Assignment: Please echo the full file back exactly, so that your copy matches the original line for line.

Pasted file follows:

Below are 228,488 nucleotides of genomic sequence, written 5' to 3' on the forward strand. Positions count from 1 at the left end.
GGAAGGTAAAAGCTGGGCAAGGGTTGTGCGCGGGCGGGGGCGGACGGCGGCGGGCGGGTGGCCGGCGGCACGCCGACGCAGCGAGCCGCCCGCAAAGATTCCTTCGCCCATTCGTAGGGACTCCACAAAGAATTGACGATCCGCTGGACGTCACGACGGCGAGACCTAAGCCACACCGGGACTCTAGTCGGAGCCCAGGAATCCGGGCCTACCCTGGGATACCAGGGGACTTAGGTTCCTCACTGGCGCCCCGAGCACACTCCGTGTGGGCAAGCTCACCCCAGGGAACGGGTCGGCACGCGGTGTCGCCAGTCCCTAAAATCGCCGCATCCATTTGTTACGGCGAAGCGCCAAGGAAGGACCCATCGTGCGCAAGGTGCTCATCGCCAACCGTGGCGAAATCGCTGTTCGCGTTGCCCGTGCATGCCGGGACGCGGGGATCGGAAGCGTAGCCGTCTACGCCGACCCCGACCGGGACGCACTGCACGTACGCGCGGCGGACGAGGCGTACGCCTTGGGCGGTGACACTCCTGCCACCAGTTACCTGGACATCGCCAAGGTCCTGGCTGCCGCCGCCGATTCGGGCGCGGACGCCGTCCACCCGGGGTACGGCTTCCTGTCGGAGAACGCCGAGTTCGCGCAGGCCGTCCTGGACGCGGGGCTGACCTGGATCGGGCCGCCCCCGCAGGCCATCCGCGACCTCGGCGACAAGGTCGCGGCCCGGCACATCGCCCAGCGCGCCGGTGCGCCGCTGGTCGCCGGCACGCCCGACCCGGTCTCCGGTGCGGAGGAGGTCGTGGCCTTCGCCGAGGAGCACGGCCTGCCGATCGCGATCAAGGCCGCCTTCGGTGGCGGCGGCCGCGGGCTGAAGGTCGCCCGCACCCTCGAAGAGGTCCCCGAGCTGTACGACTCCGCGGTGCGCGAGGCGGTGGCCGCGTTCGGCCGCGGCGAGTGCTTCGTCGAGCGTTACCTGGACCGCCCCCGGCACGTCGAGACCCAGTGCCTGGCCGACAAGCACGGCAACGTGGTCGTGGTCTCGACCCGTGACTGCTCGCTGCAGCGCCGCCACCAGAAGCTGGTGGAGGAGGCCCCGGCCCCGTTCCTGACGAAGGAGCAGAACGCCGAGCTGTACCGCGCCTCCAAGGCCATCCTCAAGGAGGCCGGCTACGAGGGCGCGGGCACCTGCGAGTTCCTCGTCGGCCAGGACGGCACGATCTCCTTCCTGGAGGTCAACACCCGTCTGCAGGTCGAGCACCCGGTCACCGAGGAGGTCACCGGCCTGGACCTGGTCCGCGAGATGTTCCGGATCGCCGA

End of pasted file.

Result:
Below are 228,488 nucleotides of genomic sequence, written 5' to 3' on the forward strand. Positions count from 1 at the left end.
GGAAGGTAAAAGCTGGGCAAGGGTTGTGCGCGGGCGGGGGCGGACGGCGGCGGGCGGGTGGCCGGCGGCACGCCGACGCAGCGAGCCGCCCGCAAAGATTCCTTCGCCCATTCGTAGGGACTCCACAAAGAATTGACGATCCGCTGGACGTCACGACGGCGAGACCTAAGCCACACCGGGACTCTAGTCGGAGCCCAGGAATCCGGGCCTACCCTGGGATACCAGGGGACTTAGGTTCCTCACTGGCGCCCCGAGCACACTCCGTGTGGGCAAGCTCACCCCAGGGAACGGGTCGGCACGCGGTGTCGCCAGTCCCTAAAATCGCCGCATCCATTTGTTACGGCGAAGCGCCAAGGAAGGACCCATCGTGCGCAAGGTGCTCATCGCCAACCGTGGCGAAATCGCTGTTCGCGTTGCCCGTGCATGCCGGGACGCGGGGATCGGAAGCGTAGCCGTCTACGCCGACCCCGACCGGGACGCACTGCACGTACGCGCGGCGGACGAGGCGTACGCCTTGGGCGGTGACACTCCTGCCACCAGTTACCTGGACATCGCCAAGGTCCTGGCTGCCGCCGCCGATTCGGGCGCGGACGCCGTCCACCCGGGGTACGGCTTCCTGTCGGAGAACGCCGAGTTCGCGCAGGCCGTCCTGGACGCGGGGCTGACCTGGATCGGGCCGCCCCCGCAGGCCATCCGCGACCTCGGCGACAAGGTCGCGGCCCGGCACATCGCCCAGCGCGCCGGTGCGCCGCTGGTCGCCGGCACGCCCGACCCGGTCTCCGGTGCGGAGGAGGTCGTGGCCTTCGCCGAGGAGCACGGCCTGCCGATCGCGATCAAGGCCGCCTTCGGTGGCGGCGGCCGCGGGCTGAAGGTCGCCCGCACCCTCGAAGAGGTCCCCGAGCTGTACGACTCCGCGGTGCGCGAGGCGGTGGCCGCGTTCGGCCGCGGCGAGTGCTTCGTCGAGCGTTACCTGGACCGCCCCCGGCACGTCGAGACCCAGTGCCTGGCCGACAAGCACGGCAACGTGGTCGTGGTCTCGACCCGTGACTGCTCGCTGCAGCGCCGCCACCAGAAGCTGGTGGAGGAGGCCCCGGCCCCGTTCCTGACGAAGGAGCAGAACGCCGAGCTGTACCGCGCCTCCAAGGCCATCCTCAAGGAGGCCGGCTACGAGGGCGCGGGCACCTGCGAGTTCCTCGTCGGCCAGGACGGCACGATCTCCTTCCTGGAGGTCAACACCCGTCTGCAGGTCGAGCACCCGGTCACCGAGGAGGTCACCGGCCTGGACCTGGTCCGCGAGATGTTCCGGATCGCCGA